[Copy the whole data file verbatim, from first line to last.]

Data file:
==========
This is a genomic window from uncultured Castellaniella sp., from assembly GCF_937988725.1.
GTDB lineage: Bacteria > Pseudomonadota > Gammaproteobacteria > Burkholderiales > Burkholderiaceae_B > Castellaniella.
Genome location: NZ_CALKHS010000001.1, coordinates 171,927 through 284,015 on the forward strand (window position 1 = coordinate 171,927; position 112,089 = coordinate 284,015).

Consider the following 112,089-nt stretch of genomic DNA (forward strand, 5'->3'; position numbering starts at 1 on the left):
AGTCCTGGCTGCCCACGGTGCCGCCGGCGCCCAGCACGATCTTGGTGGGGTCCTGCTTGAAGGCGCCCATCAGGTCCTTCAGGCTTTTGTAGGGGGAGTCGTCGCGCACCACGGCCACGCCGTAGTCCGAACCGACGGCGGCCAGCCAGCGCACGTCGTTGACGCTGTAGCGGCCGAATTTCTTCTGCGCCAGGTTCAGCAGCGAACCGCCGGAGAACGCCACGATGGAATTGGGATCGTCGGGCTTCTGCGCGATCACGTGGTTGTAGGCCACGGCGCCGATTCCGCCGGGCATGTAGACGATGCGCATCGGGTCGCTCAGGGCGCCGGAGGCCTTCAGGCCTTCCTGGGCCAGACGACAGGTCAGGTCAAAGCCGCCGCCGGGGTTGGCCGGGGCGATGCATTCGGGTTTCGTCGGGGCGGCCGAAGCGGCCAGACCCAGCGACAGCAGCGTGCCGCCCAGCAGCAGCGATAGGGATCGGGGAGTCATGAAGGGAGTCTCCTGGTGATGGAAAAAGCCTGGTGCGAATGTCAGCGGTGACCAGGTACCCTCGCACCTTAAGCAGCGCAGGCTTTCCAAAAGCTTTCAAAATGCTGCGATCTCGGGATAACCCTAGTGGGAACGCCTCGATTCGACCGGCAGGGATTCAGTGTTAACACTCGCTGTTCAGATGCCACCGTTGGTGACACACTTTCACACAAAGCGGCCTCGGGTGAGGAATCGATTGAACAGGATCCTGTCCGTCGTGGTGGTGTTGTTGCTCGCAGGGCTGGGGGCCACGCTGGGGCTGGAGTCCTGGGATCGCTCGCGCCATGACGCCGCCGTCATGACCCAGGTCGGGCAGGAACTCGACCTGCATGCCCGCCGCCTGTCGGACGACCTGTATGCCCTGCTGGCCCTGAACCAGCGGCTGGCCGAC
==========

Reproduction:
This is a genomic window from uncultured Castellaniella sp., from assembly GCF_937988725.1.
GTDB lineage: Bacteria > Pseudomonadota > Gammaproteobacteria > Burkholderiales > Burkholderiaceae_B > Castellaniella.
Genome location: NZ_CALKHS010000001.1, coordinates 171,927 through 284,015 on the forward strand (window position 1 = coordinate 171,927; position 112,089 = coordinate 284,015).

Consider the following 112,089-nt stretch of genomic DNA (forward strand, 5'->3'; position numbering starts at 1 on the left):
AGTCCTGGCTGCCCACGGTGCCGCCGGCGCCCAGCACGATCTTGGTGGGGTCCTGCTTGAAGGCGCCCATCAGGTCCTTCAGGCTTTTGTAGGGGGAGTCGTCGCGCACCACGGCCACGCCGTAGTCCGAACCGACGGCGGCCAGCCAGCGCACGTCGTTGACGCTGTAGCGGCCGAATTTCTTCTGCGCCAGGTTCAGCAGCGAACCGCCGGAGAACGCCACGATGGAATTGGGATCGTCGGGCTTCTGCGCGATCACGTGGTTGTAGGCCACGGCGCCGATTCCGCCGGGCATGTAGACGATGCGCATCGGGTCGCTCAGGGCGCCGGAGGCCTTCAGGCCTTCCTGGGCCAGACGACAGGTCAGGTCAAAGCCGCCGCCGGGGTTGGCCGGGGCGATGCATTCGGGTTTCGTCGGGGCGGCCGAAGCGGCCAGACCCAGCGACAGCAGCGTGCCGCCCAGCAGCAGCGATAGGGATCGGGGAGTCATGAAGGGAGTCTCCTGGTGATGGAAAAAGCCTGGTGCGAATGTCAGCGGTGACCAGGTACCCTCGCACCTTAAGCAGCGCAGGCTTTCCAAAAGCTTTCAAAATGCTGCGATCTCGGGATAACCCTAGTGGGAACGCCTCGATTCGACCGGCAGGGATTCAGTGTTAACACTCGCTGTTCAGATGCCACCGTTGGTGACACACTTTCACACAAAGCGGCCTCGGGTGAGGAATCGATTGAACAGGATCCTGTCCGTCGTGGTGGTGTTGTTGCTCGCAGGGCTGGGGGCCACGCTGGGGCTGGAGTCCTGGGATCGCTCGCGCCATGACGCCGCCGTCATGACCCAGGTCGGGCAGGAACTCGACCTGCATGCCCGCCGCCTGTCGGACGACCTGTATGCCCTGCTGGCCCTGAACCAGCGGCTGGCCGAC